What motivates political assassins? The answer will depend on the culture of the people where they reside. For example, in a country like the USA where firearms are readily available, most assassins were disgruntled or mentally deranged individuals who suffered from a paranoid or schizophrenic style of thinking, and only a small number of assassination attempts have been motivated by ideology; only in two cases the assassination plot was part of an organized conspiracy. Even in these instances, there was no plan to seize control of the government or alter government policies - the traditional goals of a political conspiracy.
However, in countries where firearms are not readily available, bulk of the political assassinations has ideological reasons behind why they happen, and even succeed. Some elements within the society, often a small minority, don’t like the direction in which the state is heading when the organized few within such disgruntled groups conspire to assassinate the very symbol of leadership. Their justification for the crime remains the same, echoed some six decades ago by Nathuram Godse, “There was no legal machinery by which such an offender could be brought to book…”
Have assassinations altered the course of history? When political assassinations are part of a military coup, powerful foreign sponsorship or being carried out by a highly organized armed group within a disgruntled group, they can alter the course of history, at least, for a short term. Bangladesh with her share of political assassinations is a good example here. In the last 39 years of its existence, two presidents were killed, and the current Prime Minister Sk. Hasina had survived multiple attempts on her life, dating back to the 1990s. But Bangladesh is more of an exception than the norm. Rarely has the assassin’s political goal been realized. Sirhan Sirhan – a Palestinian-American Christian - murdered Robert Kennedy to protest the Democrat’s support for Israel, but Richard Nixon who was elected to office was himself a loyal supporter of the Jewish state and provided indispensable aid to Israel to win the 1973 Arab-Israeli war. The assassinations of Malcolm X and Martin Luther King Jr. failed to derail the civil rights movement.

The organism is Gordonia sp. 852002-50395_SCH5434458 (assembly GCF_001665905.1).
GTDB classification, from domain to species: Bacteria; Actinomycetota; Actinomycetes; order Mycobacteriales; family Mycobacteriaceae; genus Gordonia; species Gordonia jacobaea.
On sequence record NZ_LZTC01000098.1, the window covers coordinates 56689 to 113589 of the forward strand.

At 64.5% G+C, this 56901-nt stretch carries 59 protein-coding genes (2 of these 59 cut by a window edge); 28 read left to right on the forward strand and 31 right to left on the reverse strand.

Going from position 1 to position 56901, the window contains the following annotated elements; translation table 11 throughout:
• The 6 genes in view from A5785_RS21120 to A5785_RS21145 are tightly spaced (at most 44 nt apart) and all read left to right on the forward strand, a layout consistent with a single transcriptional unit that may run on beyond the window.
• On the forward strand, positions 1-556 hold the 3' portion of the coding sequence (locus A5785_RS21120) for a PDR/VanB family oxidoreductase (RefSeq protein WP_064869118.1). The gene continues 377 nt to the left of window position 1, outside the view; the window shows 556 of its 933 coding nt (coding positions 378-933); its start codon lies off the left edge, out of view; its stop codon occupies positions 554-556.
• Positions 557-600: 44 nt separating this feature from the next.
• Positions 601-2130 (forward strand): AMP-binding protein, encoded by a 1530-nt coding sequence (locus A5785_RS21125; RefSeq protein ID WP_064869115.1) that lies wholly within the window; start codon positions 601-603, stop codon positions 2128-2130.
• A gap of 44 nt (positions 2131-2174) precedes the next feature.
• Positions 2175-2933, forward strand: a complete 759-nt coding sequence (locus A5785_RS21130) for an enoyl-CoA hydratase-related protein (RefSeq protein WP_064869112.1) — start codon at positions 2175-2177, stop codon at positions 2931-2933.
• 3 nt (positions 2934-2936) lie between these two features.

Political assassination has almost never solved the problems which often were cited to justify such heinous crimes. It is wrong and must be shun and condemned by all conscientious human beings.
See this author’s book: Islamic Wisdom – for hadith citations.
See this author’s article: Understanding Osama bin Laden through the lenses of the past – for a discussion on this subject; http://world.mediamonitors.net/content/view/full/29681
See also: http://www.ahavat-israel.com/protest/rabin.php which mentions about political assassination in 1933 of Chaim Arlosoroff who was murdered under interestingly similar circumstances as those of Rabin. Arlosoroff was a top Mapai (Labor) leader, probably the only person that could compete with Ben-Gurion for the leadership of the Labor Zionist movement. At the time of his murder, he was negotiating giving away parts of Eretz Israel to the Arabs.
A reporter who managed to see Nathuram Godse briefly in a cell at the police station asked him whether he had anything to say. “For the present I only want to say that I am not at all sorry for what I have done”, he replied. “The rest I will explain in court.” http://library.thinkquest.org/26523/mainfiles/nathuram.htm
The latter events soon after the murder of Sk. Mujib proved this assertion. Like many mis-informed Pakistanis they blamed Sk. Mujib for bringing about the dismemberment of Pakistan. However, as the report in the July 7, 2005 issue of the Dawn suggests Sk. Mujib’s actual intention was not separation from Pakistan but a confederation that allowed provinces certain rights. http://www.dawn.com/2005/07/07/nat3.htm
See the interview of the killers of Sk. Mujib: http://www.thedailystar.net/suppliments/2009/righting_the_grievous_wrong/hatched.html
See, e.g., http://www.larouchepub.com/other/1995/2249_kissinger_food.html ; http://en.wikipedia.org/wiki/Bangladesh_famine_of_1974#endnote_Sharma; see also this author’s article: http://drhabibsiddiqui.blogspot.com/2009/11/further-comments-about-mujib-era-1972.html